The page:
Five Digital Tools For Daily News

When it comes to daily news, there’s no shortage of options. From online newsletters to mobile apps, here are five digital tools you can use to get your headline news each day in a convenient format, whether you’re getting ready for work or on your way there.

A full coverage of the day’s news and events in compact six and eight-minute runs, this BBC World Service podcast is perfect for long morning drives or even your next date night. Hosted by Gordon Deal and Jennifer Kushinka, the podcast covers politics, current affairs, business, technology, lifestyle, finance, careers and more. It also features a weekly discussion with guests from the world of art and culture.

Launched by Charles Dickens in 1846, the Daily News was conceived to give currency to social ideals that were new and heretical in his time. By the late 19th century, it had become one of the most successful tabloid newspapers in the United States. Today the newspaper is owned by Tronc, and still based in the Daily News Building on East 42nd Street, designed by architects John Mead Howells and Raymond Hood.

Featuring a mix of breaking news and top stories from the past week, this BBC World Service podcast has been around since 1938, making it one of the oldest international radio news programs in the world. The show is updated every day, with a morning and evening edition. Unlike other news podcasts, this one is a bit more conversational and includes the latest political and economic developments from around the globe.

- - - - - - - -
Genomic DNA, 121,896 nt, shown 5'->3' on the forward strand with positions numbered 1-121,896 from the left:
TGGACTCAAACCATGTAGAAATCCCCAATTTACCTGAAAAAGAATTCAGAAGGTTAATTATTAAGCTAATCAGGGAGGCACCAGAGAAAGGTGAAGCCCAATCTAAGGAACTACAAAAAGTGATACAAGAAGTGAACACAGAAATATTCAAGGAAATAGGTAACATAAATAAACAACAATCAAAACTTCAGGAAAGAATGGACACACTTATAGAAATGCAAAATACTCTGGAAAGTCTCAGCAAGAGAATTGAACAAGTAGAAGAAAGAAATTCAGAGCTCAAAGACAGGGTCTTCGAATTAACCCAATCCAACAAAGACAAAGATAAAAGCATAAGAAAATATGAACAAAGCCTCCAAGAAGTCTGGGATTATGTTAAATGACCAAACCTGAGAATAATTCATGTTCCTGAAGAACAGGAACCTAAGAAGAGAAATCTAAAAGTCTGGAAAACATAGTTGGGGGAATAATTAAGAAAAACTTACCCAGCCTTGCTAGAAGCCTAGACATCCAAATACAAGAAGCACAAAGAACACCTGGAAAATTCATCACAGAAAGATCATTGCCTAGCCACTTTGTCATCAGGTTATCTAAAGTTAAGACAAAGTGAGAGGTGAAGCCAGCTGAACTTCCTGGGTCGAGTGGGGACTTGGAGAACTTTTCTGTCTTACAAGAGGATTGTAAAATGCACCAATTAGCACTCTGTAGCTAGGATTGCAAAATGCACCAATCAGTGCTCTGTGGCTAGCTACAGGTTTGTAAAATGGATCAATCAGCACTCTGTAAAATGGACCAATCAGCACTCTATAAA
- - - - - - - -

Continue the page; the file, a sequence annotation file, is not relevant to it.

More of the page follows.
This weekday morning email digest is a great choice for busy professionals who want to stay on top of current news. It offers a digest of the most important stories and a link to the original article if you’re interested in deeper reading. The editors at Need2Know focus on the topics that matter to their audience, which ranges from politics and sports to lifestyle and entertainment. Plus, a fun fact or funny meme is included in each email to make you smile.

Need 2 Know is free to join, and its editor-in-chief writes a personal note with each day’s highlights. The emails cover politics, business, sports, and entertainment. They’re short and sweet, but there’s always something to learn from their take on the day’s biggest news.

This newsletter aggregates “must-read” articles from the best news outlets (think Wall Street Journal, USA Today and The AP) and sends them to your inbox each morning. Then, each afternoon you can read the original source if you’re interested in a deeper dive. They also include a fun fact or a humorous tweet to make you smile at the end of each newsletter. The Daily Beast’s Cheat Sheet is available to subscribe to for free, and you can check out past examples here.